FEATURE: "Dungeons & Dragons: Chronicles of Mystara" Review

Take a trip back in time with Capcom's hectic, addicting "D&D" brawlers

Unlike a lot of arcade mainstays, brawlers haven't made as strong a transition to the modern gaming environment for some pretty obvious reasons. Plenty of brawlers were cheap to the point of frustrating, sucking quarters from players through a combination of ruthless difficulty and sometimes-unbalanced, downright unfair gameplay.

 

Capcom's Dungeons & Dragons arcade games are responsible for a shift in brawlers toward a more RPG-like mindset, letting you customize and level up characters to break up the "tedium" of beating down an army of bad guys. They've directly influenced some of the best that the genre has to offer, including Treasure's Guardian Heroes, the recent Code of Princess from Agatsuma, and the hotly-anticipated Dragon's Crown from Vanillaware. However, the two Capcom D&D games--Tower of Doom and Shadow over Mystara--have only been available in arcades in the west, with a very limited Saturn release only available in Japan.

 

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If you saw this machine in the arcade, you knew it was time for you and your friends to lose all your money

 

Dungeons & Dragons: Chronicles of Mystara brings the series back to modern platforms (the collection is available on PSN, Xbox Live, Steam, and the Wii U), updating both games with HD graphic filters, a variety of viewing modes, leaderboards, online play, four-player local co-op, a lengthy list of challenges, and a surprising amount of unlockable content. But do these classic action-RPGs still hold up?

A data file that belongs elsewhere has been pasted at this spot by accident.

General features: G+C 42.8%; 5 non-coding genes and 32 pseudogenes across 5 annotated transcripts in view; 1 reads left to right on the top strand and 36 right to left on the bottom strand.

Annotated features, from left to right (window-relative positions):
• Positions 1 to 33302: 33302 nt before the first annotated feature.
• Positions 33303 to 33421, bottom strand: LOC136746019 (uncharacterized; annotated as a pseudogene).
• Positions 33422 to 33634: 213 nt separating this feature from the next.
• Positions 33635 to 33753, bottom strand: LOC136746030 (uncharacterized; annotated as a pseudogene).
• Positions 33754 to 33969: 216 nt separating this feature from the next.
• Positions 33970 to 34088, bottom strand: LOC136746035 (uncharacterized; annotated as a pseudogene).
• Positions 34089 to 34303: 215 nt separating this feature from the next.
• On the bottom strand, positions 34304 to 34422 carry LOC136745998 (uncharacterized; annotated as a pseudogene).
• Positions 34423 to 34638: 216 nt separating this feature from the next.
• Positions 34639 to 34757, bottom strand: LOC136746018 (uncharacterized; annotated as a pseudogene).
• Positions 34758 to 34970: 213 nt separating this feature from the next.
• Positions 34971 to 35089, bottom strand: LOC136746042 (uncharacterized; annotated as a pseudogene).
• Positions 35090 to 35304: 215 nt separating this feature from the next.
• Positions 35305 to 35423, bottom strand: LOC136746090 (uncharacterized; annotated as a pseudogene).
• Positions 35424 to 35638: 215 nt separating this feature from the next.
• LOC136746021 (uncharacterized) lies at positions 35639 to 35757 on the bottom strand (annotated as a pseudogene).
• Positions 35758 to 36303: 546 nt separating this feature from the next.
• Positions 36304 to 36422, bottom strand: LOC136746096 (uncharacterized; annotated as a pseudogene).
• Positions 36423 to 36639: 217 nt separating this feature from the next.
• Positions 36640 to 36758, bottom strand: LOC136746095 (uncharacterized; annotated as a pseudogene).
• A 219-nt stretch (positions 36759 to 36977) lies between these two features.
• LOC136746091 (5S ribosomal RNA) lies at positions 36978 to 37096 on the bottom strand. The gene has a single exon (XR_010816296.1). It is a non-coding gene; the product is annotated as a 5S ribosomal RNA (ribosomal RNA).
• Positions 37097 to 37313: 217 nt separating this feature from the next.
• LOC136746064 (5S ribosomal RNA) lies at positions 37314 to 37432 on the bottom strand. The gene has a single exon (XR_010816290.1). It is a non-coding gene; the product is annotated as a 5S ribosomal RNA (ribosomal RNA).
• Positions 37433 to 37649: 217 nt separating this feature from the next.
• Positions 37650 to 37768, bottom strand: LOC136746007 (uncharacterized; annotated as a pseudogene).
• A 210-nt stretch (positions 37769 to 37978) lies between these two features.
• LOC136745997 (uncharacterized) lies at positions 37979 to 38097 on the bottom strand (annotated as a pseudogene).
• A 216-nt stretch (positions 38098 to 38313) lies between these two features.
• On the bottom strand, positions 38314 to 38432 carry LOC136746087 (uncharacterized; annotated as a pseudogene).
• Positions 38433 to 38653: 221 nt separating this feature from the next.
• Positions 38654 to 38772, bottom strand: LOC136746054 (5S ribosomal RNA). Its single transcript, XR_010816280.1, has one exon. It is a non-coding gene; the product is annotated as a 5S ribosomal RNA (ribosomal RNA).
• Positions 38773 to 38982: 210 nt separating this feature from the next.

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While you think about that question, look back at some of the classic arcade titles that have been re-released as digital downloads. We were excited that the insane six-player X-Men game was coming back, but beyond the sheer novelty of a six-player brawler, how many of you are still playing it? The same goes for Konami's four-player Simpsons arcade game, so you can understand my concerns for this D&D collection.

 

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Chronicles of Mystara defaults to the second game, Shadow over Mystara, but it's worth checking out Tower of Doom to see just how much Shadow improved on the formula. Dungeons & Dragons: Tower of Doom gives you a choice of four characters--Fighter, Elf, Dwarf, and Cleric--and sets off on an adventure with upgradeable armor and weapons, persistent character experience, and branching story paths determined by player vote. The HUD is pretty basic, showing your character's sub-weapon or equipped spell, and the gameplay makes a few additions to the standard brawler formula, like simple command specials and dash attacks.